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Dosimetric analysis of modulated and hybrid arcs in stereotactic radiosurgery
Geoffrey G Zhang, Lichung Ku, Hsiang-Hsuan Michael Yu, Siriporn Sarangkasiri, Ray R Zhang, Weiqi Li, Vladimir Feygelman

Purpose: Forward-planned conformal arcs (termed dynamic arcs in the BrainLab iPlan system) have been routinely used in cranial stereotactic radiosurgery (SRS) for many years. This study compares dosimetric parameters of the newer, inversely-planned volumetric modulated arc therapy (VMAT) and VMAT-conformal hybrid plans with conformal arc plans. In the hybrid plans, various numbers of conformal arcs in a conformal plan are replaced with VMAT arcs.

Methods: Ten brain cancer cases previously treated on a Novalis accelerator for frameless cranial stereotactic radiosurgery using conformal arcs generated by BrainLab iPlan treatment planning system were retrospectively studied with various numbers of VMAT arcs replacing the conformal arcs. Pure VMAT plans of different numbers of arcs were also generated using the same angle and arc length setup for all or part of the conformal arcs and compared with both the original and hybrid plans. Pinnacle version 9.0 was used for treatment plan generation. SmartArc was used for the VMAT planning for a Novalis accelerator. The conformity index (CI), defined as the ratio of the isodose volume to the isodose covered target volume, gradient index (GI), defined as the ratio of the 50% isodose volume (V50) to the 100% isodose volume, volume covered by 12 Gy isodose (V12), mean dose and standard deviation of dose in target were studied.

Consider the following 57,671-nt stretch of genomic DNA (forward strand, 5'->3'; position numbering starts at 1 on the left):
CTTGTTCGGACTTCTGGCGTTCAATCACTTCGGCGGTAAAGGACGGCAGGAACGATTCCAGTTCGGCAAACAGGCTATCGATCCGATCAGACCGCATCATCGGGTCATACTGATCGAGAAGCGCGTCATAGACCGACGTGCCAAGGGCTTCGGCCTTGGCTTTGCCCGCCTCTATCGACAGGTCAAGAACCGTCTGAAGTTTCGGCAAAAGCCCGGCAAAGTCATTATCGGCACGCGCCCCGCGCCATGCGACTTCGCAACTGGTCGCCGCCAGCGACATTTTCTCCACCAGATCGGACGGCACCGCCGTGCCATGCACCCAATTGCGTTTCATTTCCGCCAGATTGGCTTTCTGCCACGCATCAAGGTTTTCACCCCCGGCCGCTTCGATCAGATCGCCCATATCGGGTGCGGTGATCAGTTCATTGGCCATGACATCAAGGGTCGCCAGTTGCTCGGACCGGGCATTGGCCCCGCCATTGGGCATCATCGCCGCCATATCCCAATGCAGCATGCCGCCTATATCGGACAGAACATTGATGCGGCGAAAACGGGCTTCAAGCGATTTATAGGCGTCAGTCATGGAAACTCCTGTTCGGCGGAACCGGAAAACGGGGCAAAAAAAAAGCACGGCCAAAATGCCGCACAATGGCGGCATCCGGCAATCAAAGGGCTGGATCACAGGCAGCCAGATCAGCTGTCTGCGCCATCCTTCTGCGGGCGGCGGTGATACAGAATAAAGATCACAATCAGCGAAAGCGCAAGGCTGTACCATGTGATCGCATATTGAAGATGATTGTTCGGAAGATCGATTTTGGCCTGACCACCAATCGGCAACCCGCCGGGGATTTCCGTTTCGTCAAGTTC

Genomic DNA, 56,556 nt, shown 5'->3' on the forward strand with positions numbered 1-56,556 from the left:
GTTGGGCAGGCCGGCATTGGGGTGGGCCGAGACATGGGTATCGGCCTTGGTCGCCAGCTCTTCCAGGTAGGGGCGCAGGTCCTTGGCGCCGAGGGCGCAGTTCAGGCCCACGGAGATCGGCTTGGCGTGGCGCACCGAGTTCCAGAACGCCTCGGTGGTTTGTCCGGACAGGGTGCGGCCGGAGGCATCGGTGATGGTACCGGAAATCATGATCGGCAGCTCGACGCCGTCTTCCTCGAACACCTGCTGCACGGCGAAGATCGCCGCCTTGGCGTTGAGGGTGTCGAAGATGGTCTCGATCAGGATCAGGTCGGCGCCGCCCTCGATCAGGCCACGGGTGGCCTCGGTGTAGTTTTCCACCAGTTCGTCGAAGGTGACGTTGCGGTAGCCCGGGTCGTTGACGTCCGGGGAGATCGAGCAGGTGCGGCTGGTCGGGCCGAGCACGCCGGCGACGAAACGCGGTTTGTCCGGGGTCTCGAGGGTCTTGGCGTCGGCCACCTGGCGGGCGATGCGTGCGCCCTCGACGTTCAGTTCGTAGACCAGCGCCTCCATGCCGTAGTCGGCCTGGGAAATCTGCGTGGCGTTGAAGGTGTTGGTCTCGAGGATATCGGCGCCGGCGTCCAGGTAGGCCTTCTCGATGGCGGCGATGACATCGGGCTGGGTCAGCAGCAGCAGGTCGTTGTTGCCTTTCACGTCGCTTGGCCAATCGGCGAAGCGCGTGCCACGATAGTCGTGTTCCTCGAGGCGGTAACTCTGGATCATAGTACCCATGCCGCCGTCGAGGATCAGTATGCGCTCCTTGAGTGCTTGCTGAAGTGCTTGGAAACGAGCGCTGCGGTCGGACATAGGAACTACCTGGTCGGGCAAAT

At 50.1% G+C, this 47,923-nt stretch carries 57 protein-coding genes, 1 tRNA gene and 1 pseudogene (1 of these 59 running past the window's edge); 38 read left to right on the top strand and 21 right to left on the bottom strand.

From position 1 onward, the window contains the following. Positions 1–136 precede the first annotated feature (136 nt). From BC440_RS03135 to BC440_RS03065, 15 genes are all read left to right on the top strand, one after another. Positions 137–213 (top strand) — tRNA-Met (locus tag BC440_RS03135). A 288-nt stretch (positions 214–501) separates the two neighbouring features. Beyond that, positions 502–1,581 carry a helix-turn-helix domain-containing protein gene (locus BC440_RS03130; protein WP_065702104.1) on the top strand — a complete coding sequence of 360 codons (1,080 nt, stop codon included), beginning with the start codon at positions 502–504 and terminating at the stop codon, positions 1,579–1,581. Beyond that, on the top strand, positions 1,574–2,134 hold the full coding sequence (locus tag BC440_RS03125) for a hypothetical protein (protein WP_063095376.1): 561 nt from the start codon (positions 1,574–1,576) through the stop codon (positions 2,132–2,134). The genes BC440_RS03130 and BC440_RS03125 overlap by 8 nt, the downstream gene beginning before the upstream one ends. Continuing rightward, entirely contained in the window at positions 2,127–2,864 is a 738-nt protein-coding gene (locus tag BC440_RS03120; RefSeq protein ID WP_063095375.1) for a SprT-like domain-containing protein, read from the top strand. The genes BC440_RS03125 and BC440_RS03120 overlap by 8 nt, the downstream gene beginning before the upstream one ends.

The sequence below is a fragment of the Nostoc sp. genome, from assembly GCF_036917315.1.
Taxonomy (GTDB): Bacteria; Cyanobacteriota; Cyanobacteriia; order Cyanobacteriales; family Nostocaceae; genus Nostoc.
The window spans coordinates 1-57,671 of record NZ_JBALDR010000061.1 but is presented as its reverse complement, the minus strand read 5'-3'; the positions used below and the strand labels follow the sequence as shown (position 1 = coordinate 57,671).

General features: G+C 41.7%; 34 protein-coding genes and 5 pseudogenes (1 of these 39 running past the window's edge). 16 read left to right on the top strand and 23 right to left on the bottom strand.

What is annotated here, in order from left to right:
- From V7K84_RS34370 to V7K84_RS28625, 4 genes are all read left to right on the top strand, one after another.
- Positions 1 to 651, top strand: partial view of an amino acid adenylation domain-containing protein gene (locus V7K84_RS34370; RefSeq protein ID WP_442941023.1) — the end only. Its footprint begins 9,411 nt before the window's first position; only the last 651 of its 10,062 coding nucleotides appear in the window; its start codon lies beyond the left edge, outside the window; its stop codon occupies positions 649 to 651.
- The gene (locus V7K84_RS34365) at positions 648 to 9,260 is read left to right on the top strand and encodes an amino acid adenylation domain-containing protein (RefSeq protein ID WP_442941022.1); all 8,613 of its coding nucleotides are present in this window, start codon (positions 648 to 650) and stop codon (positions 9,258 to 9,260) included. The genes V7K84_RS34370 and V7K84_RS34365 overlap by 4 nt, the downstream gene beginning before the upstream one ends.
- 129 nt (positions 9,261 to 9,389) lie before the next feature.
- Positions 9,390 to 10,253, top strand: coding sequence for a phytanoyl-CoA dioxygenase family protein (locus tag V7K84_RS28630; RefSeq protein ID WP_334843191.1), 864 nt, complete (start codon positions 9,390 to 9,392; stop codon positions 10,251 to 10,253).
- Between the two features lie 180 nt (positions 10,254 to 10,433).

Results: With one of the conformal arcs replaced with a VMAT arc of the same weighting and geometric setup, the average CI with one standard deviation was improved from 1.35 ± 0.18 to 1.29 ± 0.15 (p-value 0.03), while the average GI degraded from 3.8 ± 1.0 to 4.9 ± 1.5 (p-value < 0.01). The degraded GI in the VMAT plans is due to the absence of beam margin limit in SmartArc planning. Pure VMAT plans usually demonstrated better CI values than the hybrid and conformal arc plans when the number of arcs was greater than 2. The GI value was improved with increasing number of arcs in VMAT plans. For target volumes greater than 1 cc, VMAT plans demonstrated improved CI and smaller V50 and V12 than that in conformal arc plans. Better dose fall-off in normal tissue in VMAT plans is accompanied with higher dose heterogeneity in the target volume.

Conclusion: VMAT and conformal-VMAT hybrid plans usually offer better target conformity. The dose fall-off in normal tissue is also better in VMAT plans when the number of arcs is greater than 3 and target volume is greater than 1 cc, but compromise the dose homogeneity in target volumes. VMAT plans are the best option for targets that are greater than 1 cc for cranial radiosurgery treatments, while for very small targets, conformal arc technique may still be the better choice based on data of dose fall-off in normal tissues.

Keywords: VMAT, hybrid arcs, dynamic conformal arcs, cranial radiosurgery, dosimetric comparison, treatment plan

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